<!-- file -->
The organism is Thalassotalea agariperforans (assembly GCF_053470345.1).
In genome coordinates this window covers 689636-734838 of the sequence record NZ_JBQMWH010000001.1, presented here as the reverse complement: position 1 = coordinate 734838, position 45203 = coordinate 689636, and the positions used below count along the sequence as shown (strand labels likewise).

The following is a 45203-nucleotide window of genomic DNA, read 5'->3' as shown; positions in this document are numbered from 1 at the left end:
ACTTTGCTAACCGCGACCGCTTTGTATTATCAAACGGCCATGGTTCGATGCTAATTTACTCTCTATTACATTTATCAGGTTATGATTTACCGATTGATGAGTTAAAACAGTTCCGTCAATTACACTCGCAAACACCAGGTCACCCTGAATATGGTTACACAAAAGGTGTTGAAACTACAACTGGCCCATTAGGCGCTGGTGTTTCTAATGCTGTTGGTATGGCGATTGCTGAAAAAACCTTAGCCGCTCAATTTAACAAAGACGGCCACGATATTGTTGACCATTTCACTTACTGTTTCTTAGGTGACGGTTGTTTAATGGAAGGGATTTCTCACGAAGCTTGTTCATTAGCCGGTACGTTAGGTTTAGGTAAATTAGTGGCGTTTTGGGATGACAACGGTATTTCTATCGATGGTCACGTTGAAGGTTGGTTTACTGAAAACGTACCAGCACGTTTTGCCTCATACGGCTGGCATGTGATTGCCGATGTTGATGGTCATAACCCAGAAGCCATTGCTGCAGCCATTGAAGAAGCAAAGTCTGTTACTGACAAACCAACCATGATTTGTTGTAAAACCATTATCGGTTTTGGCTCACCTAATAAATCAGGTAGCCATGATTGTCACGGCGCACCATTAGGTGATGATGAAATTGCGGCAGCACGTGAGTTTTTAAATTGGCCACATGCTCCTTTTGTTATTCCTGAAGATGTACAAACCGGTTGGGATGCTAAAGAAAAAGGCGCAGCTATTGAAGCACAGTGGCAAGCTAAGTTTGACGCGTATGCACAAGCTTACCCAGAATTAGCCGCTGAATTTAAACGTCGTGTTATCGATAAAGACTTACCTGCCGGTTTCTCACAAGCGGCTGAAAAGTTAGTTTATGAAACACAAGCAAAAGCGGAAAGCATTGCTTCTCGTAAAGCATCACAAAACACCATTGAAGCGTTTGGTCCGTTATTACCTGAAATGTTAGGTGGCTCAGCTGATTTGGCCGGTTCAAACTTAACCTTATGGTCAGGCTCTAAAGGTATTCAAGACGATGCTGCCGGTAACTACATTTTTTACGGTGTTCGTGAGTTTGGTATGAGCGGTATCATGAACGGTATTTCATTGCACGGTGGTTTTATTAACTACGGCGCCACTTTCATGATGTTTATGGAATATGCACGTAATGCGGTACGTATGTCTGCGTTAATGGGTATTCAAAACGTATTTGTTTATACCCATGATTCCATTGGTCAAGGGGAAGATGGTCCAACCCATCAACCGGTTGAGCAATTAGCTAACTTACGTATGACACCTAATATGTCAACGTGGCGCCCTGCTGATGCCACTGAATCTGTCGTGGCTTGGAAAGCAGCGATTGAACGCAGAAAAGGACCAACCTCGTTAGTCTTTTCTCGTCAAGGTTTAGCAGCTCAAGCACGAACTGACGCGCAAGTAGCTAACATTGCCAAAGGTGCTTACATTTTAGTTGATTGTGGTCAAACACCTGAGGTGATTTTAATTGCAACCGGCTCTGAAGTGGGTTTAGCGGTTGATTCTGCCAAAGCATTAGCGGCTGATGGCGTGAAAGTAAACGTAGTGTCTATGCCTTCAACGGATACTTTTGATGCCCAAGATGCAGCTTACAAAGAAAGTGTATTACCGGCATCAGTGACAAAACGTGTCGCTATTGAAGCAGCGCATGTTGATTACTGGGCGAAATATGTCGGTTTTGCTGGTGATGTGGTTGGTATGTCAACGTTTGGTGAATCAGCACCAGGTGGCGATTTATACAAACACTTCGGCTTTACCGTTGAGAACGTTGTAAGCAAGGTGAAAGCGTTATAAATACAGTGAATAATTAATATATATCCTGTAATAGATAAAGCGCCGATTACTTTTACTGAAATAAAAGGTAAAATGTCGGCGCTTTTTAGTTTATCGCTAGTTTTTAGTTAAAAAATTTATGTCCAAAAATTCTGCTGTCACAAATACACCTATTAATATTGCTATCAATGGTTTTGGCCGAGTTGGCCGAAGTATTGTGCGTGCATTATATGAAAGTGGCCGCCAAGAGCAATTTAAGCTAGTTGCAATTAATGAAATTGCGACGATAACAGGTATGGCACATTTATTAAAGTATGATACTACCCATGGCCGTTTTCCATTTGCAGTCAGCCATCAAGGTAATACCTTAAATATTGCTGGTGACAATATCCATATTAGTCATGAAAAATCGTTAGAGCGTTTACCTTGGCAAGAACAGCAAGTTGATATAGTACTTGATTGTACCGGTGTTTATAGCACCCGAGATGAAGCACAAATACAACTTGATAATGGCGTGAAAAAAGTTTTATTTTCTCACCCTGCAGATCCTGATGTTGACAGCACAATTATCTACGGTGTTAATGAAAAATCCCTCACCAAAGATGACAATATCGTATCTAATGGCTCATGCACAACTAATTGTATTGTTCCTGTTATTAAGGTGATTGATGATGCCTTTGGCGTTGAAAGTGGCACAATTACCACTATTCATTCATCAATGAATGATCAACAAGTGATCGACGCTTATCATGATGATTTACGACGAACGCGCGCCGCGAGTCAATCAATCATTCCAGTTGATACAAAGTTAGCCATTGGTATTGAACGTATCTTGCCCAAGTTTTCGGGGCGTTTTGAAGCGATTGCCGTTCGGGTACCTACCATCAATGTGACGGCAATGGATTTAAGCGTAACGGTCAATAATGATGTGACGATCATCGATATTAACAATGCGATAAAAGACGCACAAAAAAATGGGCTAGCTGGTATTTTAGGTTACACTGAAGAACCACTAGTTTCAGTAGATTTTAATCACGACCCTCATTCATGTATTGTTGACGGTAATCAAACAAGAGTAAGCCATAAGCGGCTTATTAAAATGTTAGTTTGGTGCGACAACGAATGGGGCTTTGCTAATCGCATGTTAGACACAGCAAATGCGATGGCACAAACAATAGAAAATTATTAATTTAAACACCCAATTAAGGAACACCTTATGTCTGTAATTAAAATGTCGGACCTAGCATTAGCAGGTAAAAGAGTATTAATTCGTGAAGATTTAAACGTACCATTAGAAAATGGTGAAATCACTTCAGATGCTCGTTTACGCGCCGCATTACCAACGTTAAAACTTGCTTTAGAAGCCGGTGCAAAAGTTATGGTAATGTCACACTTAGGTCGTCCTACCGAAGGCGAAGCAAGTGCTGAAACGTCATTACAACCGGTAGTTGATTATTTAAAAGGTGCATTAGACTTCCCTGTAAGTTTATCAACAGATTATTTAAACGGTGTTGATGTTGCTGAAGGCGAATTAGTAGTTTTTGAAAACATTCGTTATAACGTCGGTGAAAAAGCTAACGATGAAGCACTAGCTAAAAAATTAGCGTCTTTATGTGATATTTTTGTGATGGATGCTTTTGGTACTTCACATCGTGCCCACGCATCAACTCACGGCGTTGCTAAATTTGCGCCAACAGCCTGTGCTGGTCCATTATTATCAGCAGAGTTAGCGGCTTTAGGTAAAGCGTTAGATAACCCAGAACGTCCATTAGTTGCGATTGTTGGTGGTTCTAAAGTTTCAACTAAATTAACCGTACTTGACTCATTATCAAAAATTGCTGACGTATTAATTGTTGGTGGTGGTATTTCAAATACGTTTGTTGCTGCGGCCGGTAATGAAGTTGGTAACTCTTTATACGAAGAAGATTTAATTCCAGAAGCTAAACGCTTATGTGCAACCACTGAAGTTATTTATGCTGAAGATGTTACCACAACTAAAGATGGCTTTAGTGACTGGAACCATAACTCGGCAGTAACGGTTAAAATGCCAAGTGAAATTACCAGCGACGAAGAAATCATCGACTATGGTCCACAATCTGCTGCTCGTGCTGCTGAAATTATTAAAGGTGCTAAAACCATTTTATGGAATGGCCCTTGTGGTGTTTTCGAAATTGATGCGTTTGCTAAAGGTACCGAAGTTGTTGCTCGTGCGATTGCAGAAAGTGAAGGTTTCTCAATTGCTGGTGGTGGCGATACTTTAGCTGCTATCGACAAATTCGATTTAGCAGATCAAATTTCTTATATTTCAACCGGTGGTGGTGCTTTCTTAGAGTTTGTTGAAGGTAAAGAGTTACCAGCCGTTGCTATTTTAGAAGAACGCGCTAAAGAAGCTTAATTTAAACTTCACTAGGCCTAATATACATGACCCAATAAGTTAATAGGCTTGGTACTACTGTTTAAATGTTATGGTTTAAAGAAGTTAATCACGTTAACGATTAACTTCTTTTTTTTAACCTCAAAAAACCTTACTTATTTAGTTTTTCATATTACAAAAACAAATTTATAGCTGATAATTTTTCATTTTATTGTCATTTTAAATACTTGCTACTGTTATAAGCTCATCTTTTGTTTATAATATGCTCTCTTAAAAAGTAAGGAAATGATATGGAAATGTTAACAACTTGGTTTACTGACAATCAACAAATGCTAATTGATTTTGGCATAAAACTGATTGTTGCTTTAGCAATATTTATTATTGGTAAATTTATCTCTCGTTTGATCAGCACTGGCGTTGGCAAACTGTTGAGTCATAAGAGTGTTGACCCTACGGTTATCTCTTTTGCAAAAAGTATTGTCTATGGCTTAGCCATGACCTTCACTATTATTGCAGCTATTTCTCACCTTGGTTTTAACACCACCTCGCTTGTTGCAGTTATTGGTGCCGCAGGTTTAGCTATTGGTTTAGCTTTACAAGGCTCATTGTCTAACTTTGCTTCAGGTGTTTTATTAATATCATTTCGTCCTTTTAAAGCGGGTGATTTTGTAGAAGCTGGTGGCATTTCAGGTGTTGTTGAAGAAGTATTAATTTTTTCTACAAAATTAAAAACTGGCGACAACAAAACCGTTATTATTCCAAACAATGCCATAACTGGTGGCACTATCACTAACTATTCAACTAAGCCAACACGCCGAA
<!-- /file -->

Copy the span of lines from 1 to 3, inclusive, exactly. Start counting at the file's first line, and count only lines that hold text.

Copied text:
The organism is Thalassotalea agariperforans (assembly GCF_053470345.1).
In genome coordinates this window covers 689636-734838 of the sequence record NZ_JBQMWH010000001.1, presented here as the reverse complement: position 1 = coordinate 734838, position 45203 = coordinate 689636, and the positions used below count along the sequence as shown (strand labels likewise).

The following is a 45203-nucleotide window of genomic DNA, read 5'->3' as shown; positions in this document are numbered from 1 at the left end: